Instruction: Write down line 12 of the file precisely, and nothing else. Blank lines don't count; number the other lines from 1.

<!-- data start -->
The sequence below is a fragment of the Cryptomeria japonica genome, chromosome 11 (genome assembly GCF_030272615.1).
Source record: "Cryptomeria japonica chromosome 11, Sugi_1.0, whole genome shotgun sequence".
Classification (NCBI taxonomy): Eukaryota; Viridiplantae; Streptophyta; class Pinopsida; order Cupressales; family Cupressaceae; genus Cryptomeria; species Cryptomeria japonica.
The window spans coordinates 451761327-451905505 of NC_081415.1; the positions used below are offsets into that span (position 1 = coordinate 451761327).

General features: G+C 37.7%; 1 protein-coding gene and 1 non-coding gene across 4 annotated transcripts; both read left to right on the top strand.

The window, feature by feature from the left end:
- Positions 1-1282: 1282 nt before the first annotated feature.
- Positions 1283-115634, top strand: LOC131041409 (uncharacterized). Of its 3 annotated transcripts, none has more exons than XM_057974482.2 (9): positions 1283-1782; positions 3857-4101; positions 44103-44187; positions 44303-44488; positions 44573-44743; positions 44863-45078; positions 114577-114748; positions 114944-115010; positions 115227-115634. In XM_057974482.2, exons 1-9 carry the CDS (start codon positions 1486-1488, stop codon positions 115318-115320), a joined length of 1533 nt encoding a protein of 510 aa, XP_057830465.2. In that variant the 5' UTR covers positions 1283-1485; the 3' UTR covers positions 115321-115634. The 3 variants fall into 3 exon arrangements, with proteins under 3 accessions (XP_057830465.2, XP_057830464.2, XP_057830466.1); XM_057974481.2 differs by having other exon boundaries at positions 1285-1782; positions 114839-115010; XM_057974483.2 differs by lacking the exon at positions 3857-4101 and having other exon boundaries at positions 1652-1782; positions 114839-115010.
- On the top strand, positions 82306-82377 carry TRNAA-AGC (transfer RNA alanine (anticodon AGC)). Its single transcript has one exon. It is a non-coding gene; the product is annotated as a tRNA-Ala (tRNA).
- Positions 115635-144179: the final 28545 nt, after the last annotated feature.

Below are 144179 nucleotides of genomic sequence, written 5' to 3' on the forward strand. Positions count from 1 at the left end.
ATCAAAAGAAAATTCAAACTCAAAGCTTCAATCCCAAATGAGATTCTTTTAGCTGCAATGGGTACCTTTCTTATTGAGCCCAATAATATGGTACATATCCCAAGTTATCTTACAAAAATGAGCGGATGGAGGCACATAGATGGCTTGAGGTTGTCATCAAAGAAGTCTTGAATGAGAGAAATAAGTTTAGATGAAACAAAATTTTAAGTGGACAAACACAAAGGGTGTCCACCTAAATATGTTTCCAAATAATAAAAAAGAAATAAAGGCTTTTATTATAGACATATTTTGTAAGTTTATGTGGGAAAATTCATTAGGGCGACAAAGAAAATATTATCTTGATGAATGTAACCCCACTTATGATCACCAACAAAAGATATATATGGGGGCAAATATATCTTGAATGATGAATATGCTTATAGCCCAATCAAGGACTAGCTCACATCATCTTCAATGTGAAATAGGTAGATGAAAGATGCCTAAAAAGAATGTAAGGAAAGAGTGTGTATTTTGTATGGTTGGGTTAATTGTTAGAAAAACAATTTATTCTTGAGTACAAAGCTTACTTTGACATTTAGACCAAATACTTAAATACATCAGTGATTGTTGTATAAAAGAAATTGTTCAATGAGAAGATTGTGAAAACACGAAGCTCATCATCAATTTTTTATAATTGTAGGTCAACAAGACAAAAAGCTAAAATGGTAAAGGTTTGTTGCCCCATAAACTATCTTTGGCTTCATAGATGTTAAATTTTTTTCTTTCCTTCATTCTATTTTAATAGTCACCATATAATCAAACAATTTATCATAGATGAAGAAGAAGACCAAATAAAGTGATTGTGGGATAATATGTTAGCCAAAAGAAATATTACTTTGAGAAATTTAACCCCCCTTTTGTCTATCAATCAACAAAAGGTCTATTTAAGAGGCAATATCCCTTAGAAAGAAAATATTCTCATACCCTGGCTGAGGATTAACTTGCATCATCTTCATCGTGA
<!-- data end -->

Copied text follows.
ATCAAAAGAAAATTCAAACTCAAAGCTTCAATCCCAAATGAGATTCTTTTAGCTGCAATGGGTACCTTTCTTATTGAGCCCAATAATATGGTACATATCCCAAGTTATCTTACAAAAATGAGCGGATGGAGGCACATAGATGGCTTGAGGTTGTCATCAAAGAAGTCTTGAATGAGAGAAATAAGTTTAGATGAAACAAAATTTTAAGTGGACAAACACAAAGGGTGTCCACCTAAATATGTTTCCAAATAATAAAAAAGAAATAAAGGCTTTTATTATAGACATATTTTGTAAGTTTATGTGGGAAAATTCATTAGGGCGACAAAGAAAATATTATCTTGATGAATGTAACCCCACTTATGATCACCAACAAAAGATATATATGGGGGCAAATATATCTTGAATGATGAATATGCTTATAGCCCAATCAAGGACTAGCTCACATCATCTTCAATGTGAAATAGGTAGATGAAAGATGCCTAAAAAGAATGTAAGGAAAGAGTGTGTATTTTGTATGGTTGGGTTAATTGTTAGAAAAACAATTTATTCTTGAGTACAAAGCTTACTTTGACATTTAGACCAAATACTTAAATACATCAGTGATTGTTGTATAAAAGAAATTGTTCAATGAGAAGATTGTGAAAACACGAAGCTCATCATCAATTTTTTATAATTGTAGGTCAACAAGACAAAAAGCTAAAATGGTAAAGGTTTGTTGCCCCATAAACTATCTTTGGCTTCATAGATGTTAAATTTTTTTCTTTCCTTCATTCTATTTTAATAGTCACCATATAATCAAACAATTTATCATAGATGAAGAAGAAGACCAAATAAAGTGATTGTGGGATAATATGTTAGCCAAAAGAAATATTACTTTGAGAAATTTAACCCCCCTTTTGTCTATCAATCAACAAAAGGTCTATTTAAGAGGCAATATCCCTTAGAAAGAAAATATTCTCATACCCTGGCTGAGGATTAACTTGCATCATCTTCATCGTGA